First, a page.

He couldn't.

Harry looked away; his eyes found a beetle crawling on the ground. He pressed his teeth into his tongue. His fingers found their way into his jeans pockets.

Snape, however, wasn't exactly truthful about the time constraint, because he was still standing in front of Harry with his arms crossed, waiting.

A cooler breeze—a great deal cooler—gusted between the buildings, tickling the insides of Harry's ears. A tiny dot plinked against his jeans, darkening. Another. Then two more. Three. The raindrops spit and splattered, spread like a pox on the fabric.

The only heat that remained was radiating from Harry's face. He dragged his sleeves back down, as if he'd meant to do that all along. He peeked his eyes up.

Aside from the new raindrop pattern on Snape's shoulders, his professor hadn't moved a millimeter.

Jabbing his shoulder blades against the wall, Harry hooked his thumbs in his belt loops, blew out a breath. "I think I'm just. . ."

A pause. "You think. . ." Snape echoed slowly. But the voice lacked the mockery this time, just as it lacked concern for the chilling rain.

The voice, instead, helped Harry to lift his chin all the way. "I'm just tired of being chased all the time. I want to catch Pettigrew and free Sirius so I don't have to think about it anymore. And I just want to everything to be… I dunno. . ."


Harry swallowed hard, staring at the glistening cobblestone, the raindrops trickling down his glasses. He could feel Snape's eyes on him.

"Yeah." Harry nodded against his chest. "Normal." Wiping his wrists against the wet fringe now dripping water into his eyes, Harry flicked his eyes up a second time as Snape's black umbrella snapped open, hovering over both of their heads.

The sound of beating rain floated over them as they began walking again. Snape kept his hand on Harry's shoulder until they emerged from the darkness of the alley. For once, Harry had let it be. Neither of them spoke as they splashed along the sidewalk where Hadrian's shop stood at the end of the street.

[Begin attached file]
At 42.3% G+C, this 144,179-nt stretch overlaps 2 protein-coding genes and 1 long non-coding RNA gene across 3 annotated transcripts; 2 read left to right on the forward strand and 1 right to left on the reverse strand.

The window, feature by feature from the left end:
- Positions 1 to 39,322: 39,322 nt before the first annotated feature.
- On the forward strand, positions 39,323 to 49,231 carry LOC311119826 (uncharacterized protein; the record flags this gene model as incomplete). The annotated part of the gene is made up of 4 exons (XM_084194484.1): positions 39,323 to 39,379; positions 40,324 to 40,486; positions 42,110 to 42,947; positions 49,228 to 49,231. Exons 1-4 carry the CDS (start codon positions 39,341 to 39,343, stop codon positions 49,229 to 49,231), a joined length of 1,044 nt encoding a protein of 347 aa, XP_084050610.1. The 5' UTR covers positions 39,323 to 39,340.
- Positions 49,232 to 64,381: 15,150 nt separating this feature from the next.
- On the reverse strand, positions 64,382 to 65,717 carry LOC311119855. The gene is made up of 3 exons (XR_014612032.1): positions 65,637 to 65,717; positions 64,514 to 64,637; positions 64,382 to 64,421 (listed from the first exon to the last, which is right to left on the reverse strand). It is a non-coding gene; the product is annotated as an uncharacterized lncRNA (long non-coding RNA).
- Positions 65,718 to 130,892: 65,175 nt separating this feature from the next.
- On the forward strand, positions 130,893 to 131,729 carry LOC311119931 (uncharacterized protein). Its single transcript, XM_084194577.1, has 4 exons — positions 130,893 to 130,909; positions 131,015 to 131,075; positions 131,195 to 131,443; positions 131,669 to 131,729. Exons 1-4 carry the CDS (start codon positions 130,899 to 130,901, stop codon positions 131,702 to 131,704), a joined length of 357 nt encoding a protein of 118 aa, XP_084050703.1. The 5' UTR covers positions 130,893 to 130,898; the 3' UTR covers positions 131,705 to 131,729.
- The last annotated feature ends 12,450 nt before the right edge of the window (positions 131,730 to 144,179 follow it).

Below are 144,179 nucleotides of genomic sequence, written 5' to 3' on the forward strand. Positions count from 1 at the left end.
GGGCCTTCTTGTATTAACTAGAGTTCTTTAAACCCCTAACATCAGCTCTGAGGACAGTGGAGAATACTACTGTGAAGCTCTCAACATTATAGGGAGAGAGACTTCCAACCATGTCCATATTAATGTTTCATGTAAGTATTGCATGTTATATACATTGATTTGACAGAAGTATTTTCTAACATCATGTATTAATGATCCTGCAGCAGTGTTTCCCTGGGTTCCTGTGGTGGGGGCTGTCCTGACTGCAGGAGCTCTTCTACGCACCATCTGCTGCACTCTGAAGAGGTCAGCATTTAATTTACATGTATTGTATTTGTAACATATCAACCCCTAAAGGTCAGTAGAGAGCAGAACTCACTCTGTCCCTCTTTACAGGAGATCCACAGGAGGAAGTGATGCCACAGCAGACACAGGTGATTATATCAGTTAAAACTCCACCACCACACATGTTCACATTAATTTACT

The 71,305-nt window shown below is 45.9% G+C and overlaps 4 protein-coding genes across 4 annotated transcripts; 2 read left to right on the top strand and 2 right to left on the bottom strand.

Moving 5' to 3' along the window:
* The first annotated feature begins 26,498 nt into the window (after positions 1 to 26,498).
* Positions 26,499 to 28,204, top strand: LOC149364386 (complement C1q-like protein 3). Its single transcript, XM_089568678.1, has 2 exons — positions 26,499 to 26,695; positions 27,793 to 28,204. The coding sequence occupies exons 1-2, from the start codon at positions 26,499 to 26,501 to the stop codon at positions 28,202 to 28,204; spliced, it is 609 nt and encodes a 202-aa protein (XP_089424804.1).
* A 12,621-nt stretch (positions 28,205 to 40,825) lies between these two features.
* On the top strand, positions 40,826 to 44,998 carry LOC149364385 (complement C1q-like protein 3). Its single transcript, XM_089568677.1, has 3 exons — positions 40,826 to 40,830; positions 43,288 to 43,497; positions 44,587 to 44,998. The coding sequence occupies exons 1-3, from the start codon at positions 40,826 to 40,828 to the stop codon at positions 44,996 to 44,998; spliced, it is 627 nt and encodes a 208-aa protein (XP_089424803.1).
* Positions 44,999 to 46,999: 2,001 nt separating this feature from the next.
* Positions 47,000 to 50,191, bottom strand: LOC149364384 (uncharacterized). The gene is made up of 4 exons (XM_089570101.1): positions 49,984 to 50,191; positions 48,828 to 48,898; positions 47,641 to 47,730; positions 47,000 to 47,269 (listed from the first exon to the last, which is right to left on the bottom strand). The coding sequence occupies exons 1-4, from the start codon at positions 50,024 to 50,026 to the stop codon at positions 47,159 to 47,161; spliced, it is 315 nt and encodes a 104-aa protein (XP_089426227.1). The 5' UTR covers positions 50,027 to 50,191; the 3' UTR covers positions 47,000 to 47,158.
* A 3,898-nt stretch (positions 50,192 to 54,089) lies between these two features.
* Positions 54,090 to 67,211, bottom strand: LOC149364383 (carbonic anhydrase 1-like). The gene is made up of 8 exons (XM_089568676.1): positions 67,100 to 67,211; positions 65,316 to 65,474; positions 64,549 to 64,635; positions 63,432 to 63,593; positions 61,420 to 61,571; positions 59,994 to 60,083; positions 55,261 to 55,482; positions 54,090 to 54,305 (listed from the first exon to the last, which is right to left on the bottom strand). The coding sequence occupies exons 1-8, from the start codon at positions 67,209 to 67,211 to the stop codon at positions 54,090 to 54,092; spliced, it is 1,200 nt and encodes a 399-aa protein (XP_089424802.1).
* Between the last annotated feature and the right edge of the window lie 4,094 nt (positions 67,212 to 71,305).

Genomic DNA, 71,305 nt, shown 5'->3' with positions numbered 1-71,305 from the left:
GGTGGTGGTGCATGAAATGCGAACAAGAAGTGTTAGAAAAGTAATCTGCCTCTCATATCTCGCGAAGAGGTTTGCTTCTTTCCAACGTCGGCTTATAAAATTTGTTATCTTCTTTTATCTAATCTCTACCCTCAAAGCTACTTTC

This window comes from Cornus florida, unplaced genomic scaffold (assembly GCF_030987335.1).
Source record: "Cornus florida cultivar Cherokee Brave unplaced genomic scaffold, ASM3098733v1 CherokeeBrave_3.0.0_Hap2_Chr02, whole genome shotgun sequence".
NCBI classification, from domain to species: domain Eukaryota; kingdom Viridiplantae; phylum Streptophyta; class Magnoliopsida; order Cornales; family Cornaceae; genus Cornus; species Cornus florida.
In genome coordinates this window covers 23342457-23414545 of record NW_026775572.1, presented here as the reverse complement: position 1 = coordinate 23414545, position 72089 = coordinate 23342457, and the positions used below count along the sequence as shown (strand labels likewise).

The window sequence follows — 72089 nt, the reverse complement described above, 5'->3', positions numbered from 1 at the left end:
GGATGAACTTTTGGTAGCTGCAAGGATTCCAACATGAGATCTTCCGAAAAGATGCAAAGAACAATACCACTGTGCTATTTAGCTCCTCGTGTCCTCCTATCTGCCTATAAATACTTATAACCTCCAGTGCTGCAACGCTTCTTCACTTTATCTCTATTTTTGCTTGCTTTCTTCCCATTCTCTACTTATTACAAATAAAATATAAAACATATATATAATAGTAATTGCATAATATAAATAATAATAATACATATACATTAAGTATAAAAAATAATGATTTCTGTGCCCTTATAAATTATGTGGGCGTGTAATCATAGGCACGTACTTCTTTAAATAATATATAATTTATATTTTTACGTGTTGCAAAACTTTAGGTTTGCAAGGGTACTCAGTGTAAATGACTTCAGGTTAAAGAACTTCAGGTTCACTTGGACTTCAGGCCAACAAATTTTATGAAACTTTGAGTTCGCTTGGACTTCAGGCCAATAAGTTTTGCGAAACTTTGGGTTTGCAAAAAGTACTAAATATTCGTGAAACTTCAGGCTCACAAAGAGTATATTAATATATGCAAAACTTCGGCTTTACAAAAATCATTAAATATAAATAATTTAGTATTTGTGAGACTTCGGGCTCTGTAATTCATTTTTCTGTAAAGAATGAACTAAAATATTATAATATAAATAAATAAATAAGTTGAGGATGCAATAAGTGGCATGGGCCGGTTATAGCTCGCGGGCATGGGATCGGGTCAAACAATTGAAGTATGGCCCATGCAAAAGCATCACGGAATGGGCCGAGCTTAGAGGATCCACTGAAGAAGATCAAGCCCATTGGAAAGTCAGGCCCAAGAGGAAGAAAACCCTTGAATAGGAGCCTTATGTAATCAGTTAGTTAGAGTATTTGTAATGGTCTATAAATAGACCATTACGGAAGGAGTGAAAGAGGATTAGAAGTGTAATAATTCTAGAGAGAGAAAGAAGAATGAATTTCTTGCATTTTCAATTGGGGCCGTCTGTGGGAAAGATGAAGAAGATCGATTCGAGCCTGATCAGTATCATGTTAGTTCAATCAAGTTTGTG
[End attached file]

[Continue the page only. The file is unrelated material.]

They were almost to the front door when the top of Harry's head was suddenly cold and wet again. Flipping around, Harry found that Snape and his umbrella had paused a few paces behind him.

"What is it?" Harry called out.

Snape didn't move. Must not have heard him.

Even in the shadow of the umbrella, Harry could see the see that Snape's face had turned the color of chalk; his mouth hung open. Snape was gripping his own forearm, his nails as white as seashells.

Harry jerked around in a quick circle, squinting down the streets, looking for the dodgy bastard who must have thrown a hex in Snape's direction. He pulled his wand from the waistband of his trousers as he moved closer to his professor, sparing one last glance over his shoulder. By the time Harry looked back, Snape had straightened, released his arm. But the lines around his mouth were still deeply creased, and Harry noticed the color was still drained from Snape's face.

"What happened?" Harry asked again. "I can't see anyone."

"Never mind that." Snape's voice was thin as he pulled Harry out of the rain. Again.

"But you were holding your—"

"Come along."

Harry was about to argue once more, but a collage of newspaper photographs were in front of his nose all of a sudden, one in particular catching his attention. Harry's stomach tightened as he studied the tangled black hair, the dirty knuckles that gripped the bars of his cell. Sirius wasn't screaming in this photo.

The jiggling of the door handle brought Harry out of his momentary fog.

"Why's it locked?" Harry wondered as his eyes scanned over row after row of newspapers plastered on the insides of the shop windows. "Has he closed?"

"Not to my knowledge," Snape muttered; he performed a silent Alohamora.

The door creaked open, stubbing against something neither of them could see. Harry pushed against the door twice, watching it bounce against the jamb, before Snape's hand shot out, palming Harry's chest and pushing him a bit.

"Get back. And get out your—"

"It's out." Harry held his holly wand in front of Snape's face.

Giving the door a final, pointless push, Snape twisted his own wand between his fingers; he aimed just inside the half-meter of open space. "Stay back, Harry."

Standing near the curb now, Harry listened as something slid against the floor of Hadrian's shop.

The door eased open.


Author's Note: So...I'm alive and kickin', believe it or not. Thank you very much for taking the time to leave reviews for the last chapter. I read them all, appreciate them all, and long for the days when I had a boring job that left me loads of time to respond. Sorry for taking so much time between posting chapters; I do promise that I'll never abandon this story; I literally think about this story every day. And, finally, since I've left you with a bit of a cliffhanger here, I promise to work as quickly as I can on Chapter 20. A special thanks to Amber (Squee-Bunny) for reading through this chapter and catching any grammar errors for me!